Australia's two major pallet suppliers say Australia is not replicating the U.S. wood vs. plastic debate.
Melbourne-based Loscam Ltd.'s marketing general manager, David Edwards, estimates wooden pallets account for 97 percent of Australia's total pooled pallet market, while plastic pallets are less than 1 percent. Metal pallets account for the rest.
Loscam, based in the Melbourne suburb of Box Hill, primarily supplies wooden pallets in Australia and Asia. The firm has 30 percent of the Australian pooled pallet market; its main competitor, Sydney-based Brambles Ltd., has 70 percent. But Loscam's share in the grocery and retail sector is almost equal to Brambles, Edwards said.
Brambles and its pallet and container pool subsidiary, Chep, operate in 47 countries, and own nearly 300 million timber and plastic pallets and plastic transport containers.
“For most Australian customers, the wooden pallet meets their needs in terms of cost effectiveness, durability and sustainability,” said Brambles spokesman James Hall.
Brambles is introducing plastic pallets and containers in Asia, Europe and Australia and acquiring other businesses to grow market share. In March it acquired Munich-based Ifco Systems NV, which operates a pool of reusable plastic containers for fresh-produce supply chains and owns a wood-pallet recycling business.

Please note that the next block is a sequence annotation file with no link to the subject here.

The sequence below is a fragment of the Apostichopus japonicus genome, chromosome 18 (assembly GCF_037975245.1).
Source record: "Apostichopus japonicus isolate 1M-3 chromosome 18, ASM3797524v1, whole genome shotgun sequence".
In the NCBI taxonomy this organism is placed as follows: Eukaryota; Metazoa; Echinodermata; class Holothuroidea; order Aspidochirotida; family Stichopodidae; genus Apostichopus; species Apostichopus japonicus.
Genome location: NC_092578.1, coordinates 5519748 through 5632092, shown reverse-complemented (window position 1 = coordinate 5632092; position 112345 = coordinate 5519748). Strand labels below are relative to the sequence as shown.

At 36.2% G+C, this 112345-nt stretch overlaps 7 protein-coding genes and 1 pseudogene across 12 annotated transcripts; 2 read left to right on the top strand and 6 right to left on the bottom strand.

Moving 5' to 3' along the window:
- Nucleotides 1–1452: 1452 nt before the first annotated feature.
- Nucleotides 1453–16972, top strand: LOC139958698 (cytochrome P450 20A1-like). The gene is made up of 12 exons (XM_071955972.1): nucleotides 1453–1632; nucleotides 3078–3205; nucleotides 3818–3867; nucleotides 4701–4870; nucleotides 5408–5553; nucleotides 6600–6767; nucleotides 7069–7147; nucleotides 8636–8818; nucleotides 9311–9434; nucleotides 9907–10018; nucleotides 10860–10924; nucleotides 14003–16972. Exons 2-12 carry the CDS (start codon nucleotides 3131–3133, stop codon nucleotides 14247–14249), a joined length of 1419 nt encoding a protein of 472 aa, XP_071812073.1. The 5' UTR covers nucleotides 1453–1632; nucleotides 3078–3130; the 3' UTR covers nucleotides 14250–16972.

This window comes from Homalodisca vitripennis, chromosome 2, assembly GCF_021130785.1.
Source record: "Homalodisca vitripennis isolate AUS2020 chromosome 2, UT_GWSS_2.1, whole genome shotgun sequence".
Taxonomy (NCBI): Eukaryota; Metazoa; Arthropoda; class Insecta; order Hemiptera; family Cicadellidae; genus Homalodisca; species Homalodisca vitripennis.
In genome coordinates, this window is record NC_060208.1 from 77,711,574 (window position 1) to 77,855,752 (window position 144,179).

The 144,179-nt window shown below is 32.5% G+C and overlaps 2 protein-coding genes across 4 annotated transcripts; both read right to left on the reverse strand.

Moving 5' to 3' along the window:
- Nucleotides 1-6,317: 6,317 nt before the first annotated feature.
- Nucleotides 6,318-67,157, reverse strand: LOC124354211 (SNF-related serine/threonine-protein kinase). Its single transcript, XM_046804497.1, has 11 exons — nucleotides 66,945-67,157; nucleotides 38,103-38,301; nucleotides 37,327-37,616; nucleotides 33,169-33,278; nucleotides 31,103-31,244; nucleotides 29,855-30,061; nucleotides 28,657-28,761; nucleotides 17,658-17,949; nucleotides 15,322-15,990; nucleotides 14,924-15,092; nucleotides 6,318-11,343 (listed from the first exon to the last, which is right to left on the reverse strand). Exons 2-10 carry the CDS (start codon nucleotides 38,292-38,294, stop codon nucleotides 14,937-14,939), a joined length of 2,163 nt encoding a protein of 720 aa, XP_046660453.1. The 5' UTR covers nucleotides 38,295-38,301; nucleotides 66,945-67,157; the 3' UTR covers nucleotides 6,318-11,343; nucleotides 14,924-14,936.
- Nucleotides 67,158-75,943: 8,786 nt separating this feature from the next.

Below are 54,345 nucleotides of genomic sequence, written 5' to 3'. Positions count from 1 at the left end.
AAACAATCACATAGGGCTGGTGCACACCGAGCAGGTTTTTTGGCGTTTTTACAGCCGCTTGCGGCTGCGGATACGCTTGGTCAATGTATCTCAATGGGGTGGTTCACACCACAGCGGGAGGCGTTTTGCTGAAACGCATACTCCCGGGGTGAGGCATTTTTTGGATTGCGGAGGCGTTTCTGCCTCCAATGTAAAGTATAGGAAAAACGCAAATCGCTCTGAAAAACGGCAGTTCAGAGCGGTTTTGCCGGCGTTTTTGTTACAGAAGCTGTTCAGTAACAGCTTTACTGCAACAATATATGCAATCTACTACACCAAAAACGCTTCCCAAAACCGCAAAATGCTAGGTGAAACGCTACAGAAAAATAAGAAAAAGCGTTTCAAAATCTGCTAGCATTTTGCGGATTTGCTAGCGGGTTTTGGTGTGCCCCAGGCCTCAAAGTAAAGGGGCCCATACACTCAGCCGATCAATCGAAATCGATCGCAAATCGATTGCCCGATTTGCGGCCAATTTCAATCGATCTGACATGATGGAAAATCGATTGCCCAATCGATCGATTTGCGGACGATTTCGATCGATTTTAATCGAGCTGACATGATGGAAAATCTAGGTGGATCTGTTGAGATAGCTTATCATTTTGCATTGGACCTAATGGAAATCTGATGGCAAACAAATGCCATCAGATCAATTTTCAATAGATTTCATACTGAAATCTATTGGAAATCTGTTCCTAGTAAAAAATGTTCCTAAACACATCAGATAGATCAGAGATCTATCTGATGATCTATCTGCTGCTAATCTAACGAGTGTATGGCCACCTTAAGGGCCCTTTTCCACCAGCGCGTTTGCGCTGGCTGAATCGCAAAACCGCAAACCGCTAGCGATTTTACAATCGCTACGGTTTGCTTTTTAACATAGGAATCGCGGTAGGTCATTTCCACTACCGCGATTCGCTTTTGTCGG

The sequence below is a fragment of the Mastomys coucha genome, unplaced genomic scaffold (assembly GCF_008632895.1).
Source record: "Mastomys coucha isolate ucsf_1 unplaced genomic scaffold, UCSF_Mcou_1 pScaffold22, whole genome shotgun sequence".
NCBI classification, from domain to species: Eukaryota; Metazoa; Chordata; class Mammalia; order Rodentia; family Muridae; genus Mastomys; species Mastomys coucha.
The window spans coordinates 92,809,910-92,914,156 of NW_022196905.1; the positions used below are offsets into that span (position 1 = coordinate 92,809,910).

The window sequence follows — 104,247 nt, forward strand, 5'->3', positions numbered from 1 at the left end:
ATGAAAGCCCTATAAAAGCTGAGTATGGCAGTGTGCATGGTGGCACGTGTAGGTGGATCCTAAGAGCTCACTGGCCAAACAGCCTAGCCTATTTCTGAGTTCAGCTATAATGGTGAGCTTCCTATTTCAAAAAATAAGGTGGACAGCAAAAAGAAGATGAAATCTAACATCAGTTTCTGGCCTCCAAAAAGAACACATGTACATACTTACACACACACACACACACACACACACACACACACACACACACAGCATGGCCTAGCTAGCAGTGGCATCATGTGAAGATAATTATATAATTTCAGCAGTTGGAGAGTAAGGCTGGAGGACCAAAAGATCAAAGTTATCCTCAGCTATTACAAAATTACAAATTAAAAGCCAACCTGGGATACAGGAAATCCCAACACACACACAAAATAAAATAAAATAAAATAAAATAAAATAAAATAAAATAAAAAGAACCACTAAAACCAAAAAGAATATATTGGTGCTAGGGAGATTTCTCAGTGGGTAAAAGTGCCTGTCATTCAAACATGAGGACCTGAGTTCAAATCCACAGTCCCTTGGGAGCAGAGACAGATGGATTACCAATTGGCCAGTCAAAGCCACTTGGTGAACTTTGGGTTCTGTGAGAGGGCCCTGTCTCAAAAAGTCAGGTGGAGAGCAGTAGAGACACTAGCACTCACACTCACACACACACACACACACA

In February, Brambles bought Container and Pooling Solutions Inc. of Livonia, Mich., which supplies bulk containers for automotive, food and beverage and other uses. CAPS and Ifco reflect Brambles' business strategy of expanding into a broader range of equipment pooling options, Hall said.
Last year Brambles and competitor Intelligent Global Pooling Systems Co. LLC in Orlando, Fla., engaged in a pallet war via the media.
Brambles claimed that deca-bromine, a fire retardant in plastic pallets like the ones in IGPS' pool, caused cancer. IGPS said wood pallets harbored food-poisoning bacteria. Tension has been growing between the firms since IGPS began winning U.S. customers from Chep.
Edwards and Hall say, however, there is no such debate in Australia. Edwards said quality and cleanliness of Australia's pallet pool is high, so no one sees a need for perceived cleaner plastic pallets.
“Loscam feels there is no debate to be won. Each pallet has its own utility for specific needs,” he said.
Hall said it is a case of finding the right solution for a particular need. “Chep is the provider of choice for either form,” he said.
“We are not seeing a trend to or from plastic pallets,” Edwards said. “Plastic pallets command higher rental rates, based on the purchase price, and customers prefer more economically priced wooden pallets, unless specific need warrants the extra cost.”
Australia's shift to retail-ready packaging, or RRP, in supermarkets is not threatening wooden pallets' future, he added. RRP allows supermarkets to display goods in the same containers in which they are transported from warehouses. Edwards said plastic pallets have always been used for specific needs, like food processing, pharmaceuticals and clean-room electrics.
RRP for fresh food has been well-entrenched among Australia's retailers for years, but is expanding in grocery categories like beverages, he said.